HONOLULU - There was no tactful way of asking the question, so after Stewart Cink finished off his second-round 69 at the Sony Open with a birdie on the final hole, I just spit it out.
“So, do you know that, um, your head is, uh, going viral?”
It may not be the most hard-hitting query I’ve ever posed to a major champion, but at least it was relevant. One day earlier, Cink tapped in a putt on his final hole, then removed his hat and shook hands with playing partners Marc Leishman and Michael Thompson. These few seconds were shown live on Golf Channel’s telecast, revealing an incredible tan line where the back of Cink’s hat had been. While his neck was a deep tan, his bald head was a pasty white.
Within minutes, a screen grab of the moment swept across social media. People who didn’t care anything about the Sony Open or Stewart Cink or even golf in general were marveling at this decided line of demarcation.
By Friday morning, thousands of people around the world had seen it and commented on it. But one question remained: Did Cink even know?
“I did see the replay last night of one of my shots that they showed and it’s the first thing I noticed, too,” he said Friday. “Like, wow. My head looked like it was glowing. You know, this time of year, when we come out to Hawaii with the strong sun, I just tan really easily everywhere except, obviously, under this hat. I can’t help it. I fight the battle of bad tan line. I don’t know what else to do.”
In case you couldn’t tell from that comment, not only was Cink willing to speak about being the butt of the latest Internet joke, he did so good-naturedly, even laughing at himself.
That shouldn’t come as a surprise. He’s always been a willing participant in some witty banter – and he knows his way around social media. When it comes to Twitter, Cink is the OG (Original Golfer), with more than 1.1 million followers since joining over five years ago.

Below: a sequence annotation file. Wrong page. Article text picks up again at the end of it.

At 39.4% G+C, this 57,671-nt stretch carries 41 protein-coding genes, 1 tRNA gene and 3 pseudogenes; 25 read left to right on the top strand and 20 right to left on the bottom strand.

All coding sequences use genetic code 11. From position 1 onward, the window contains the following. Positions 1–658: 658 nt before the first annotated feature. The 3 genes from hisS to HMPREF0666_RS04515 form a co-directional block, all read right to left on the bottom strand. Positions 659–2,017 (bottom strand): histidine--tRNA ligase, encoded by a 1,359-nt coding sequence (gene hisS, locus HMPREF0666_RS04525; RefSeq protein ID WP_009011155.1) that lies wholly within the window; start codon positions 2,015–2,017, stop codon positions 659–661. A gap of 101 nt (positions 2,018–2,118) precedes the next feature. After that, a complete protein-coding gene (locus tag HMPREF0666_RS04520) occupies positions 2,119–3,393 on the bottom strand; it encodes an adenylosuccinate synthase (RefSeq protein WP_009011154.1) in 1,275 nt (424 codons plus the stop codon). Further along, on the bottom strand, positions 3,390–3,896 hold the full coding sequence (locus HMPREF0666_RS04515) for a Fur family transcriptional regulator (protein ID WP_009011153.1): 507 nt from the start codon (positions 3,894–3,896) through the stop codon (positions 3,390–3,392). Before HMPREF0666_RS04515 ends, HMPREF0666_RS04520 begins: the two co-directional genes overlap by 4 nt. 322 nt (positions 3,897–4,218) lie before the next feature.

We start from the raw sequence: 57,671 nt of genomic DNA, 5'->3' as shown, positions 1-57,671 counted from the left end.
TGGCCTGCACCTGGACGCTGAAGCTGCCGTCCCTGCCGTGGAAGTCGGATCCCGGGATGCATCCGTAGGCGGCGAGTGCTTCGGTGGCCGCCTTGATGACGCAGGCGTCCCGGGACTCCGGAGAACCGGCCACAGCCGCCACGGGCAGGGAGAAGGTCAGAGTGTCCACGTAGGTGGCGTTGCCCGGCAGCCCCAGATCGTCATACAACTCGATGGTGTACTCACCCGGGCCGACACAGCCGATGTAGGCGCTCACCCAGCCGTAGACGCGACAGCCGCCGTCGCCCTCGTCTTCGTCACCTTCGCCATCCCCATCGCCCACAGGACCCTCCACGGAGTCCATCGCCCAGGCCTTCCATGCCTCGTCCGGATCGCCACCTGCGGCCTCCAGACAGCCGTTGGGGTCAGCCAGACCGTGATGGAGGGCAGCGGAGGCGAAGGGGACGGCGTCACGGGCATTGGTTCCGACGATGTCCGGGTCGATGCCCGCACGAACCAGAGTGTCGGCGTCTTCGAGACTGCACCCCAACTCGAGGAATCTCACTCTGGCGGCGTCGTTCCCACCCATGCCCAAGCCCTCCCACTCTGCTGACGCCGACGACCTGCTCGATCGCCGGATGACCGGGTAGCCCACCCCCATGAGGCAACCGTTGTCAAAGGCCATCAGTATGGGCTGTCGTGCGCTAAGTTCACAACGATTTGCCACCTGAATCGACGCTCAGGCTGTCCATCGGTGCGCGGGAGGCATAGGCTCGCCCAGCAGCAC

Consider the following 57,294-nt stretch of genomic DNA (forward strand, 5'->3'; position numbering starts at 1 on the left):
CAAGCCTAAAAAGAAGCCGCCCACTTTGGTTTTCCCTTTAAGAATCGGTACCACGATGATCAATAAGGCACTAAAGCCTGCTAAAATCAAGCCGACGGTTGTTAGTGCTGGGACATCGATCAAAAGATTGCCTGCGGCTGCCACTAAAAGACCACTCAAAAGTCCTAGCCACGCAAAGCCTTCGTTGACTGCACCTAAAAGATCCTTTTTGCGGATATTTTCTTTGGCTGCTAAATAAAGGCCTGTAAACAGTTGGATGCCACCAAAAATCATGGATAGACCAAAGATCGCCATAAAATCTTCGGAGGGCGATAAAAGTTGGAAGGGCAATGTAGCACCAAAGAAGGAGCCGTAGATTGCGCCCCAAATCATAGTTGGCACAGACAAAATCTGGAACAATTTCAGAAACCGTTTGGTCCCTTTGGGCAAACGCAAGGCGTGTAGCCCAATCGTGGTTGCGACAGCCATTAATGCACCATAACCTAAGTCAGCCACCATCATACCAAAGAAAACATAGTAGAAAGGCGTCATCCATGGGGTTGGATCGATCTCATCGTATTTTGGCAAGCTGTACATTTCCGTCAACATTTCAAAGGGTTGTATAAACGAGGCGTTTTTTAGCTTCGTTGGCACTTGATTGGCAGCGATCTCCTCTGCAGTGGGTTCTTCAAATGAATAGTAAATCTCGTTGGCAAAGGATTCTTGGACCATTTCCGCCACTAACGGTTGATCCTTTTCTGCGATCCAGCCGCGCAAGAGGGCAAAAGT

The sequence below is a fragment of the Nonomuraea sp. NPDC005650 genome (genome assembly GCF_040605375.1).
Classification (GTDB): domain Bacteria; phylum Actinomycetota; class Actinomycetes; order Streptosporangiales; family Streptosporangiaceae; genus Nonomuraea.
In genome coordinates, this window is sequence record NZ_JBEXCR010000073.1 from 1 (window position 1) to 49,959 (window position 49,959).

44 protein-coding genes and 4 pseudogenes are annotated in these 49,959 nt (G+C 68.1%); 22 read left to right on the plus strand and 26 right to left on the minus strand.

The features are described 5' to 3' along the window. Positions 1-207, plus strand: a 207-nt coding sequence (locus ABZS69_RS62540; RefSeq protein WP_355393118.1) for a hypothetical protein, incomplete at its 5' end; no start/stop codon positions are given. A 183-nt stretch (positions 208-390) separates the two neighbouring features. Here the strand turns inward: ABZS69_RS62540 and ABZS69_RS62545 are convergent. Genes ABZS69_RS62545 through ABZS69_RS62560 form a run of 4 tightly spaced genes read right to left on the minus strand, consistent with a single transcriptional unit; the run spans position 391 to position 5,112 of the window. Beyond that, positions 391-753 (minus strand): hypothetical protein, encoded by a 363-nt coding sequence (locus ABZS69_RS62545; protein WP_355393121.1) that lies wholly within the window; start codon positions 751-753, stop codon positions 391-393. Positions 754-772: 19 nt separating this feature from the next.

In fact, maybe the biggest surprise is that other tweeters beat him to the punchline.
“If it was somebody else, I probably would have tweeted about it, too, because it caught my attention and it was funny,” he explained. “And it’s harmless. It’s just an easy thing to sort of laugh at and poke fun at. It’s fine with me. I know it looks silly. But it’s enough of a battle for me.”
The question now is: What happens next?
As one Twitter user suggested, since we’ve already endured Dufnering, will this be the start to a new craze called Cinking? “Dufnering is a little easier to imitate on the spot,” Cink said. “It’s hard to do this. This takes years. You’ve got to have commitment. If someone treats this like Dufnering, I’ll definitely give them a high five.”
Well, maybe it will catch on in other ways. Kikkor Golf has already introduced the “Cink or Swim Golf Cap” to its online product line. For a mere $15, you, too, can look just like Cink. (Description: “Don’t bother investing in hours and hours of sunbathing when you can have a natural looking ‘golf cap’ of your own. Comes in three colour options to provide the perfect contrast.”) Only problem? It’s already sold out.
Cink, though, is hoping to cash in for himself. He figures the attention from his excessive tan line should be enough to claim an endorsement deal – with a company that produces spray tans.
“For sure, I’m already thinking that way,” he laughed. “I want to go spray tan. I can’t do it on the golf course, because I sweat too much. But I owe it to my wife, Lisa, to not have this stupid looking tan line when we go out on a date and she has to sit and endure that.”
Somewhere amongst these head-related questions, I asked Cink about his golf game. He’s only a month removed from winning the PNC Father/Son Challenge with his son, Connor. And so far this week, he’s posted a pair of under-par rounds, showing glimpses of the player who famously stole the claret jug away from Tom Watson back in 2009.
But it didn’t take long for us to circle back to that unfortunate tan line. I thought it might have been a source of pride – maybe the more palpable the line, the more it shows he’s been grinding away on the practice range – but sadly, even that isn’t the case.
“It’s not a source of anything,” he said. “When we’re at our lake house in the summer, I can spend two weeks out on the boat with no hat and it gets nice and even. Then 30 minutes on the range and it gets like this. I need to spend time outside without a hat on to get it even, but it’s impossible. I can’t play catch-up when the sun is this strong.”
At that point, we ended the interview. I thanked him for being a good sport while he rubbed the back of his head, as if that would somehow make it all go away.
Before he left, I reminded him that, hey, at least I asked him something about his golf game at one point, too.
“That’s true,” he answered. “I don’t know what it was, but you did. I was just happy to talk about my tan line.”